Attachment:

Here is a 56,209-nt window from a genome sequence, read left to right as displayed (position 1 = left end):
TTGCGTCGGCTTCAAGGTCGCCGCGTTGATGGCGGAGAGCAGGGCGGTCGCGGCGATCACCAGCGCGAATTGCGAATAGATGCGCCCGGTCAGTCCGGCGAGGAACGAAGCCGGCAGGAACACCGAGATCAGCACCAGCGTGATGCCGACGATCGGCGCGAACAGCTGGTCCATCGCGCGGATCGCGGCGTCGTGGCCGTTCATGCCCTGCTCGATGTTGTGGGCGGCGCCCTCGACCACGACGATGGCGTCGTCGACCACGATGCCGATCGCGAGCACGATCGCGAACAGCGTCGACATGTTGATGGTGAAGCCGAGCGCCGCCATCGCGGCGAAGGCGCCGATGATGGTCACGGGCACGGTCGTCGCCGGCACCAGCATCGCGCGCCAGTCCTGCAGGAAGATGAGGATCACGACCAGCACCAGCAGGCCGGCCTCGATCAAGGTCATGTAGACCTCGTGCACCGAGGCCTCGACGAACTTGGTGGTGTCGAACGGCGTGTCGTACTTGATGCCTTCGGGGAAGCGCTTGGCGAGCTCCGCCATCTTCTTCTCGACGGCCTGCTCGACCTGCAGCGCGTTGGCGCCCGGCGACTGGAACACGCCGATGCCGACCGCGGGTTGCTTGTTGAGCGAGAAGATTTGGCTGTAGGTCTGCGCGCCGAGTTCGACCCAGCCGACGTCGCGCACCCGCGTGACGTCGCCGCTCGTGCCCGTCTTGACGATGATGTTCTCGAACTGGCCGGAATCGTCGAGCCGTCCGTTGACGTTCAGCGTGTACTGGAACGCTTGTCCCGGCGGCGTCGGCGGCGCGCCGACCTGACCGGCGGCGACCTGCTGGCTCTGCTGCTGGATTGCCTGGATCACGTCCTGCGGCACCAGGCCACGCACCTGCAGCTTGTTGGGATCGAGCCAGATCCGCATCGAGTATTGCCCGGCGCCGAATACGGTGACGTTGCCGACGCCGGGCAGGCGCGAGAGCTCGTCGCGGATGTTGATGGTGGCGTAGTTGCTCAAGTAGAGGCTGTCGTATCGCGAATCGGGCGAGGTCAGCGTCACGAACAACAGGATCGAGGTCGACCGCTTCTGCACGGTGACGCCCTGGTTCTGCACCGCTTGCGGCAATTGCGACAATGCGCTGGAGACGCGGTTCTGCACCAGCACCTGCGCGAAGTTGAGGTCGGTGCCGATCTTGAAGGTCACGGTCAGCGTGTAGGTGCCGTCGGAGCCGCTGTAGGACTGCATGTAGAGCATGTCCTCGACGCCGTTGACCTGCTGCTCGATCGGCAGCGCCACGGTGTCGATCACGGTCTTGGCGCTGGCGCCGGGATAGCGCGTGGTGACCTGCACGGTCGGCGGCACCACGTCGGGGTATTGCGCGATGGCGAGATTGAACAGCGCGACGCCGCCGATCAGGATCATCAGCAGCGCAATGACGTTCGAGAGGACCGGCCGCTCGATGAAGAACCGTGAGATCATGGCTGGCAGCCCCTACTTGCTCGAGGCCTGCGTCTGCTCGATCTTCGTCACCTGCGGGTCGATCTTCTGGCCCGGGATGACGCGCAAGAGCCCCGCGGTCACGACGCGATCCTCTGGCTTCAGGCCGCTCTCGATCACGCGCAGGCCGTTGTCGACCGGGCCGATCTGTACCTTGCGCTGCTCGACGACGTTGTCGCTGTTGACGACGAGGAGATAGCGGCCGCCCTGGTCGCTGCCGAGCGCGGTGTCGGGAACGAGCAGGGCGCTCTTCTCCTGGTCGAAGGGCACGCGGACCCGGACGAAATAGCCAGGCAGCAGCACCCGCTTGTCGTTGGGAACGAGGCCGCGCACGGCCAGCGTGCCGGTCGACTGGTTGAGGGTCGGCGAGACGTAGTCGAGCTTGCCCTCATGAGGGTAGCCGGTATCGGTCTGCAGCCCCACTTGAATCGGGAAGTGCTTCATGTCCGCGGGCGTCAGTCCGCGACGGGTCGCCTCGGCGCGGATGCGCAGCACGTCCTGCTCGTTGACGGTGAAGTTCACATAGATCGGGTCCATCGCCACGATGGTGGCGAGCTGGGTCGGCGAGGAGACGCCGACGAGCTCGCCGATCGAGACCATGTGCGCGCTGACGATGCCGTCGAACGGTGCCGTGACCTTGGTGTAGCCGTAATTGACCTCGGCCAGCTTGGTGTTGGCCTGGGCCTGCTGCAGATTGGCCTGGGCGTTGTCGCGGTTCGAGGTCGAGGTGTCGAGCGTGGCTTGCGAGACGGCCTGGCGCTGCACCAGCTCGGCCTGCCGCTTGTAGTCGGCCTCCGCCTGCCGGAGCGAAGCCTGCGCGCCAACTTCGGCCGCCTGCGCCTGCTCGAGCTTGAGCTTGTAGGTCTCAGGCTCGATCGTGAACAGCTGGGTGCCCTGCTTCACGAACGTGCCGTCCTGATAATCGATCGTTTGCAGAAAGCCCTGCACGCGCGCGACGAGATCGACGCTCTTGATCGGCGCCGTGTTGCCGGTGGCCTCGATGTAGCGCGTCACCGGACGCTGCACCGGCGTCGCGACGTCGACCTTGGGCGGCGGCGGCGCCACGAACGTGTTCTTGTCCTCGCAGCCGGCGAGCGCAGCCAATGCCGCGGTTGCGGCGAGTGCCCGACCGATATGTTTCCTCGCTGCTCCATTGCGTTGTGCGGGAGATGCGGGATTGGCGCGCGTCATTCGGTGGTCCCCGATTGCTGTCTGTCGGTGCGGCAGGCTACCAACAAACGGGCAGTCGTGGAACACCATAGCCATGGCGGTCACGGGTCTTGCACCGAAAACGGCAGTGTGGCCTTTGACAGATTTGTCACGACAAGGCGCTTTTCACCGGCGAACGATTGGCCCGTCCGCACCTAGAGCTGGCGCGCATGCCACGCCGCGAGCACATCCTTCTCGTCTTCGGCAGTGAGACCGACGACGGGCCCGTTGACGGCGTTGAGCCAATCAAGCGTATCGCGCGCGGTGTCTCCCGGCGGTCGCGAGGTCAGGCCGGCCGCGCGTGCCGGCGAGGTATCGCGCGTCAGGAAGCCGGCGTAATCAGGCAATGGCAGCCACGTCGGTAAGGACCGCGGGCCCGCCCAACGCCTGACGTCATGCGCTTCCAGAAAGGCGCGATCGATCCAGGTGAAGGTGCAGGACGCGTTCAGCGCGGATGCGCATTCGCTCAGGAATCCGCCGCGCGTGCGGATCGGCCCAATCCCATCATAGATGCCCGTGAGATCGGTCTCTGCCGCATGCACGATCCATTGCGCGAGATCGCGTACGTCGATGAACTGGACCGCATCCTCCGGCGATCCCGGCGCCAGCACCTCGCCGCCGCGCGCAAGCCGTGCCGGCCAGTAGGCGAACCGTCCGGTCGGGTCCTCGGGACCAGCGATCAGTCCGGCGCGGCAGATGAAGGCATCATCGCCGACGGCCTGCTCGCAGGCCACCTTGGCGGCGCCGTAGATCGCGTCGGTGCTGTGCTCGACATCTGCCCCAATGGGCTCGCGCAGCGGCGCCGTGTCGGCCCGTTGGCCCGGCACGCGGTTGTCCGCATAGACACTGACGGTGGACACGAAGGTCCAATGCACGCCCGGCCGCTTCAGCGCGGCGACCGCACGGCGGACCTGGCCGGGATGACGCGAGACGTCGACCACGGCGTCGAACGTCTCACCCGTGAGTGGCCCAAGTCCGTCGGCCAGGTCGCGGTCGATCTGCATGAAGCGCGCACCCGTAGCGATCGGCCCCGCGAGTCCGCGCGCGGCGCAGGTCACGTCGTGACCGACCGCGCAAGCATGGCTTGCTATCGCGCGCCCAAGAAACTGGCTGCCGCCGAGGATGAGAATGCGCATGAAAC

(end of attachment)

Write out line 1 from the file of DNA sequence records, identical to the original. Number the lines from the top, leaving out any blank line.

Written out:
Here is a 56,209-nt window from a genome sequence, read left to right as displayed (position 1 = left end):